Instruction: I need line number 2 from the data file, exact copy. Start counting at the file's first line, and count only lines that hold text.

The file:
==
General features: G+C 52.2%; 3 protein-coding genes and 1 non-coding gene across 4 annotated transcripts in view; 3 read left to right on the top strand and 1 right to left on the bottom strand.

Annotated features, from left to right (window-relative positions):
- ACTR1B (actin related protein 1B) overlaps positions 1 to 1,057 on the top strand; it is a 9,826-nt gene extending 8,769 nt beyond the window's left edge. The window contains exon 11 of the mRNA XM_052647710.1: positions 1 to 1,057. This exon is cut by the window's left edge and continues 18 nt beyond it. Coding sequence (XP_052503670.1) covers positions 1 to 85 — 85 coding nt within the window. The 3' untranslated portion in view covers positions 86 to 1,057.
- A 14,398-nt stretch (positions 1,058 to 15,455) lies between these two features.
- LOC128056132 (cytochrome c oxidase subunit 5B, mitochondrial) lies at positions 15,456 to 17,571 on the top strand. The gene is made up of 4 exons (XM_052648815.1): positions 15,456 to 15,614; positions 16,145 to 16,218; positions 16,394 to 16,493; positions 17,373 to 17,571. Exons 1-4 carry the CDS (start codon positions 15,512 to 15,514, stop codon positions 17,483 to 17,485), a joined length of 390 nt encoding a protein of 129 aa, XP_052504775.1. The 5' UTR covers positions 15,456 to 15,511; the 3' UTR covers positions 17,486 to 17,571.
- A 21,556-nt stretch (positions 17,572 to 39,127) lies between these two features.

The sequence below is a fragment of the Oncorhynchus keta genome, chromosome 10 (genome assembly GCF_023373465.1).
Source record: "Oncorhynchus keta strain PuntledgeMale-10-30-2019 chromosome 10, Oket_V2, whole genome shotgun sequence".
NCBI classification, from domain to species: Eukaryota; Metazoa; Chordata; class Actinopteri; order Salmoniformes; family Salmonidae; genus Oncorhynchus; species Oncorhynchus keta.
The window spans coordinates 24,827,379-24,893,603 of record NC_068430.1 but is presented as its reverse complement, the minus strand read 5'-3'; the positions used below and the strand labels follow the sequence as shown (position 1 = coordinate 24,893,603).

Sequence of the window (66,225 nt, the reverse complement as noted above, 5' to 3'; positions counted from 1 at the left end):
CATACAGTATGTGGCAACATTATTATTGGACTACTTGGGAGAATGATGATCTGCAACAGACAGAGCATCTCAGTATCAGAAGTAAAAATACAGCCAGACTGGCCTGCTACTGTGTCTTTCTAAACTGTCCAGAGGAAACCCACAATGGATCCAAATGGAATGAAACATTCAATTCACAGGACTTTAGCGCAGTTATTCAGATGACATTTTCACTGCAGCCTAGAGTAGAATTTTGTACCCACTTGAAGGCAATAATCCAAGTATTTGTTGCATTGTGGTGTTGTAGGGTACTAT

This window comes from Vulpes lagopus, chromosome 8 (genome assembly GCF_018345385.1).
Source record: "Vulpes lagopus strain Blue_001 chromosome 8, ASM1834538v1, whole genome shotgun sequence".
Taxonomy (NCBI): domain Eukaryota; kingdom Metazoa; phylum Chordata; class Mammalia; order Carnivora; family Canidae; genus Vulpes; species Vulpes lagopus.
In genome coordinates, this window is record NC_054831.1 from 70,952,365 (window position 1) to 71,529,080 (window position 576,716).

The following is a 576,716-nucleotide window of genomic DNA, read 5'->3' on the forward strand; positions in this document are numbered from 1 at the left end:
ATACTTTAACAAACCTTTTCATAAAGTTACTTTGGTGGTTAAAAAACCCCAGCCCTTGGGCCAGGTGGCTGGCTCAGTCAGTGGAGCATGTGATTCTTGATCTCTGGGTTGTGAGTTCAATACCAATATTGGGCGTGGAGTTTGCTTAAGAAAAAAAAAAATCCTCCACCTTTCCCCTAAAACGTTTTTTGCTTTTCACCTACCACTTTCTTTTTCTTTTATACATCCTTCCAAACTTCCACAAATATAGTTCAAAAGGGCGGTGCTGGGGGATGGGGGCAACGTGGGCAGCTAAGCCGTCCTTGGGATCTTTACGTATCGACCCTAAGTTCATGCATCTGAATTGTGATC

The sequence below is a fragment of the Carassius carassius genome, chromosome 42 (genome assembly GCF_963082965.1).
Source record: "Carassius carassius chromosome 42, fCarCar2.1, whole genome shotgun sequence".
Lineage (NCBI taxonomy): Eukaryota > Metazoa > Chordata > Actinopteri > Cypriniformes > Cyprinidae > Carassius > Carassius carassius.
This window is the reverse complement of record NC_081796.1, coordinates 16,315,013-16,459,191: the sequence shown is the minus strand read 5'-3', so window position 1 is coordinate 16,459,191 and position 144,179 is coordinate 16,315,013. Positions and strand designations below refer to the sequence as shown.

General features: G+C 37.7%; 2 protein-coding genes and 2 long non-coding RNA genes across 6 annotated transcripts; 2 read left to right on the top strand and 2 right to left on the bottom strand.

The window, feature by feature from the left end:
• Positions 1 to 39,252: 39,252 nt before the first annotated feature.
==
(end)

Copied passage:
Annotated features, from left to right (window-relative positions):